March 24, 2010 - Anonymous
In the last Budget of the current Parliament, Chancellor Alistair Darling announced a £2.5 billion growth package to help small businesses and promote innovation.
The Chancellor started his speech by saying that the Budget would provide targeted support for businesses until the economy recovers. “At its heart is a £2.5 billion one-off growth package – to help small business, promote innovation, invest in national infrastructure and key skills,” he said.
He said the Government would partly pay for the package by switching spending on existing allocations and through taxes on bankers’ bonuses.
Mr Darling predicted that the UK economy would grow by around 1.25 per cent this year, but downgraded his forecast for 2011 from 3.5 per cent to around 3.25 per cent growth.
He also announced measures to improve cashflow for small businesses by saying that up to 80 per cent of invoices would be paid by government departments within five days. Mr Darling went on to promise that small firms would be given greater access to public sector procurement. In particular, the Chancellor pledged to build on the Glover Review and increase the number of central government contracts that go to small firms by 15 per cent – equivalent to £3 billion.
Further key Budget themes included a pledge to halve public borrowing over four years through:
Mr Darling pledged to support start-ups and help small businesses grow through a temporary increase in small business rate relief from October 2010.
“The Federation of Small Businesses says business rates are the third biggest cost after salaries and rents,” he said. “To help fledgling businesses set up, as well as existing ones, I have decided to cut business rates for one year from October.”
He added that this change would mean a tax reduction for more than half a million small businesses in England – 345,000 of which would pay no business rates at all.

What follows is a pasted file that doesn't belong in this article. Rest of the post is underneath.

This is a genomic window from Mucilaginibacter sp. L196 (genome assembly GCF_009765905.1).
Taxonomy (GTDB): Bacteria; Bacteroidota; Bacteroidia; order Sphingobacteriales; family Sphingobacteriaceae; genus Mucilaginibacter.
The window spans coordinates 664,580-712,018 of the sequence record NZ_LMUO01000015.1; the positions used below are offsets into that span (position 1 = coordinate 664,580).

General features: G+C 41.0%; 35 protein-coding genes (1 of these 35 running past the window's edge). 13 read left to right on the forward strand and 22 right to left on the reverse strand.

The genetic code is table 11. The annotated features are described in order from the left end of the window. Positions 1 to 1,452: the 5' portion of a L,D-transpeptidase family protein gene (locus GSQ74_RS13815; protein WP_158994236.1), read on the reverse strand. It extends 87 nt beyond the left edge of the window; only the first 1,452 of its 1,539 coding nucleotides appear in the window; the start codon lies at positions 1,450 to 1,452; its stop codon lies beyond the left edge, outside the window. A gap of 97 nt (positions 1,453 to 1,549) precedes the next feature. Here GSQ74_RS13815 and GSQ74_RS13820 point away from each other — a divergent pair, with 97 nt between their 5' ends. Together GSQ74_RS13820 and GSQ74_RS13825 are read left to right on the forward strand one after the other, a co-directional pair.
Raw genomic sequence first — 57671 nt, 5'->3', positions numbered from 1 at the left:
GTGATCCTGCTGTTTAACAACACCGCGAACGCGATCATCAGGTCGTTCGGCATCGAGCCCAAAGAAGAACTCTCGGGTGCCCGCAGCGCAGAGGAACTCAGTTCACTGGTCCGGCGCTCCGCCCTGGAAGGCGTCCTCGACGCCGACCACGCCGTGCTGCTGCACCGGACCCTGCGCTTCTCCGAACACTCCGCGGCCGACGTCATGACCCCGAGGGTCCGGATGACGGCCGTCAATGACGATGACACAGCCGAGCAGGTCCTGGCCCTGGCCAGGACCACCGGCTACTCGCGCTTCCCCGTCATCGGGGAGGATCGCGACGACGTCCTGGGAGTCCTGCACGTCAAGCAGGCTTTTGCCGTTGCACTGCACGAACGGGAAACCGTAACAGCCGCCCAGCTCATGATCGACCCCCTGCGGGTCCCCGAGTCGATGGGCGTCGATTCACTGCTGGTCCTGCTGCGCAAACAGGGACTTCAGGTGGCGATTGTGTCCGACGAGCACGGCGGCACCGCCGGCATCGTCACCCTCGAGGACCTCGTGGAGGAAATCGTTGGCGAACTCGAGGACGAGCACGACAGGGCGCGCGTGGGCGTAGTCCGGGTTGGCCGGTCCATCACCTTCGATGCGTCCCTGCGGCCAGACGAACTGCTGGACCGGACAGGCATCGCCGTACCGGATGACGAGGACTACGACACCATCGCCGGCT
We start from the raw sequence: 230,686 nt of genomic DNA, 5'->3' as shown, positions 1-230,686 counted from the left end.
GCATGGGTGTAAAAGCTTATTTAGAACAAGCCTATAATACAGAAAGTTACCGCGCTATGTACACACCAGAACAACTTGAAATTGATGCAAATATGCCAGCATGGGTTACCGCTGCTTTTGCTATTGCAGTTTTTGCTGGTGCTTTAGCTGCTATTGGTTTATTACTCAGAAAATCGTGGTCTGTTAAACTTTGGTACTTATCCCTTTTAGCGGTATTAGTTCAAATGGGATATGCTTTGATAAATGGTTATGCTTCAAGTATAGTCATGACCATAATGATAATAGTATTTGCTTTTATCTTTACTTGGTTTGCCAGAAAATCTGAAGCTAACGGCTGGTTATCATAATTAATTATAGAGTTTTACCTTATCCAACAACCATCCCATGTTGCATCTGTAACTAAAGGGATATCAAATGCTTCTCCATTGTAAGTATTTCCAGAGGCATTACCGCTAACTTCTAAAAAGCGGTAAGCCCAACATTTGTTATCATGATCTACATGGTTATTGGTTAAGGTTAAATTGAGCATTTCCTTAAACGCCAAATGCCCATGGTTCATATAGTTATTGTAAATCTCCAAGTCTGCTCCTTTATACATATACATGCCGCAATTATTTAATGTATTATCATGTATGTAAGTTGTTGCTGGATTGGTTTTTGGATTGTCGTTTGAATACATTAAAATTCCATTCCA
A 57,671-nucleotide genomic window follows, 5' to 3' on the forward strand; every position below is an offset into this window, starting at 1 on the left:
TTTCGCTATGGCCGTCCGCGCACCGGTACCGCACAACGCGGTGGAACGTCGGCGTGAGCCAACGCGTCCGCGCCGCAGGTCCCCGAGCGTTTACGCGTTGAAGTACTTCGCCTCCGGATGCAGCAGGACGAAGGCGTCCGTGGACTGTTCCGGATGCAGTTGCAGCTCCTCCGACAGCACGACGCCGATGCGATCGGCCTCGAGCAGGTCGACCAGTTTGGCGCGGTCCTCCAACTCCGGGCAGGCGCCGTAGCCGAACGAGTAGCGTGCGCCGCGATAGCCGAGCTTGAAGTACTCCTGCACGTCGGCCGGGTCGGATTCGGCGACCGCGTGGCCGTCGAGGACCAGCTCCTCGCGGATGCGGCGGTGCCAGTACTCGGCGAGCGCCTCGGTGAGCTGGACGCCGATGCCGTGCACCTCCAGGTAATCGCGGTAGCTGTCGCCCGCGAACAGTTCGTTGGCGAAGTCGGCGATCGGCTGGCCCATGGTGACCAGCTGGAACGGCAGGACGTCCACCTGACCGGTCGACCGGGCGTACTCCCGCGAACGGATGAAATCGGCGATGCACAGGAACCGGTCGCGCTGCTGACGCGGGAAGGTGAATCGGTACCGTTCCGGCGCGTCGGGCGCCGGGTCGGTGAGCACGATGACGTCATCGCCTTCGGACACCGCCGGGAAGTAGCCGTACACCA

The Time to Pay scheme, which gives businesses struggling to pay their tax bill more time to do so, will continue to be offered. Growing firms have been given a boost with a doubling of the Annual Investment Allowance to £100,000. This will enable more capital expenditure to be offset against taxable profits.
Entrepreneur’s relief will also be doubled so that gains under £2 million are subject to Capital Gains Tax at the lower rate of 10 per cent.
New laws will enable HM Revenue & Customs (HMRC) to demand financial security from firms who have a long history of paying PAYE late or not at all. The rules will only affect those determined not to pay (and won’t affect those who need time to pay and who make payment arrangements with HMRC).
The Government will be taking action to stop firms who try to avoid paying tax and National Insurance contributions through the use of Employee Benefit Trusts to disguise payments of bonuses.
Enterprise and access to finance
The Chancellor announced that the state-owned Lloyds Bank and Royal Bank of Scotland (RBS) will lend £41 billion to small businesses between April 2010 and April 2011. “We want to ensure viable small firms continue to get the credit they need,” he said.
He went on to say that firms feel powerless to challenge banks’ decisions not to lend to them, so a new “SME credit adjudicator” with enforcement powers would ensure small businesses are fairly treated when applying for loans.
Mr Darling also said the Government was streamlining available funding options because small businesses could find them “daunting”. A new UK Finance for Growth body will streamline £4 billion of existing finance products for SMEs, meaning a single portfolio of government-backed funds will support businesses nationwide.
To help reduce carbon emissions, the Chancellor announced plans to halve the rate of company car tax for ultra-low carbon cars. He also said the fuel duty increase for 2010 will be staged, with an increase of one penny per litre on 1 April 2010, a further penny on 1 October 2010, then 0.76 pence per litre on 1 January 2011. Fuel duty will also rise by one penny per litre in real terms on 1 April each year from 2011 to 2014.
Personal tax changes
As previously announced, from April 2010, a new 50 per cent rate of tax will apply to incomes above £150,000. From April 2011, tax relief on pension contributions will be restricted for those incomes of £150,000 and over.
Also as previously announced, employee, employer and self-employed rates of National Insurance contributions will increase by 1 per cent from April 2011. People earning less than £20,000 will not pay any extra National Insurance contributions.
Plans to scrap the default retirement age were not detailed, with the Chancellor saying that the reforms to employers’ rights to make people retire at 65 were simply “under consultation”.
Other notable tax reforms included a simplified system for working parents who claim the childcare element of the Working Tax Credit for short periods of time, such as during school holidays. People over 60 working at least 16 hours per week will be eligible for Working Tax Credit.
The Chancellor announced that a new savings fund for those on low incomes, the Saving Gateway, will be launched July 2010. The Government will add 50 pence for each £1 saved by working-age people on low incomes.
Finally, the Budget Notes detailed plans to increase the headline rate of National Minimum Wage by 2.2 per cent to £5.93 in October 2010.